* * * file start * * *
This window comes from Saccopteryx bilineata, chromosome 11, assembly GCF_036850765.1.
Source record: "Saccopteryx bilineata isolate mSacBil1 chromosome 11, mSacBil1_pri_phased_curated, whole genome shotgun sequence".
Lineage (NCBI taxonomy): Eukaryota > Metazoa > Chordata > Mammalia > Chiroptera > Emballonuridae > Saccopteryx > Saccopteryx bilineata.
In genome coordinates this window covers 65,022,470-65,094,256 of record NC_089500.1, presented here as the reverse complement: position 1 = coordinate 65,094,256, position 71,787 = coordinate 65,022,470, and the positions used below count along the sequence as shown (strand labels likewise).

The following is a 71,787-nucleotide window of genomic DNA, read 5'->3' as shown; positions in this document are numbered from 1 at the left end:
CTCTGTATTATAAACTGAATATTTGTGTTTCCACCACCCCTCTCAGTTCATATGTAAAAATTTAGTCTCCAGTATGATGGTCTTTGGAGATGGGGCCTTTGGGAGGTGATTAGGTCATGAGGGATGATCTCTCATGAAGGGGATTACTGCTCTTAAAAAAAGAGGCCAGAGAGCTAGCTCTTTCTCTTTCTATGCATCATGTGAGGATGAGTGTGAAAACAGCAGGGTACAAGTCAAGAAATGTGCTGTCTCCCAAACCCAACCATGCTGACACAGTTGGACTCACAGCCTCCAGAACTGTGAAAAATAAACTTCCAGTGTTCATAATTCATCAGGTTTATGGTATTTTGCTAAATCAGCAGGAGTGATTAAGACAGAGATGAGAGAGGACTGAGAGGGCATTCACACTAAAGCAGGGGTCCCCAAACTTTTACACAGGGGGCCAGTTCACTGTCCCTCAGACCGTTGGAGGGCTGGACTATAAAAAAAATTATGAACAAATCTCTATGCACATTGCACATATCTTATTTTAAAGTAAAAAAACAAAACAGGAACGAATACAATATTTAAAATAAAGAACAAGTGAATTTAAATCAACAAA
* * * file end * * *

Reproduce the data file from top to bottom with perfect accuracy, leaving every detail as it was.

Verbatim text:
This window comes from Saccopteryx bilineata, chromosome 11, assembly GCF_036850765.1.
Source record: "Saccopteryx bilineata isolate mSacBil1 chromosome 11, mSacBil1_pri_phased_curated, whole genome shotgun sequence".
Lineage (NCBI taxonomy): Eukaryota > Metazoa > Chordata > Mammalia > Chiroptera > Emballonuridae > Saccopteryx > Saccopteryx bilineata.
In genome coordinates this window covers 65,022,470-65,094,256 of record NC_089500.1, presented here as the reverse complement: position 1 = coordinate 65,094,256, position 71,787 = coordinate 65,022,470, and the positions used below count along the sequence as shown (strand labels likewise).

The following is a 71,787-nucleotide window of genomic DNA, read 5'->3' as shown; positions in this document are numbered from 1 at the left end:
CTCTGTATTATAAACTGAATATTTGTGTTTCCACCACCCCTCTCAGTTCATATGTAAAAATTTAGTCTCCAGTATGATGGTCTTTGGAGATGGGGCCTTTGGGAGGTGATTAGGTCATGAGGGATGATCTCTCATGAAGGGGATTACTGCTCTTAAAAAAAGAGGCCAGAGAGCTAGCTCTTTCTCTTTCTATGCATCATGTGAGGATGAGTGTGAAAACAGCAGGGTACAAGTCAAGAAATGTGCTGTCTCCCAAACCCAACCATGCTGACACAGTTGGACTCACAGCCTCCAGAACTGTGAAAAATAAACTTCCAGTGTTCATAATTCATCAGGTTTATGGTATTTTGCTAAATCAGCAGGAGTGATTAAGACAGAGATGAGAGAGGACTGAGAGGGCATTCACACTAAAGCAGGGGTCCCCAAACTTTTACACAGGGGGCCAGTTCACTGTCCCTCAGACCGTTGGAGGGCTGGACTATAAAAAAAATTATGAACAAATCTCTATGCACATTGCACATATCTTATTTTAAAGTAAAAAAACAAAACAGGAACGAATACAATATTTAAAATAAAGAACAAGTGAATTTAAATCAACAAA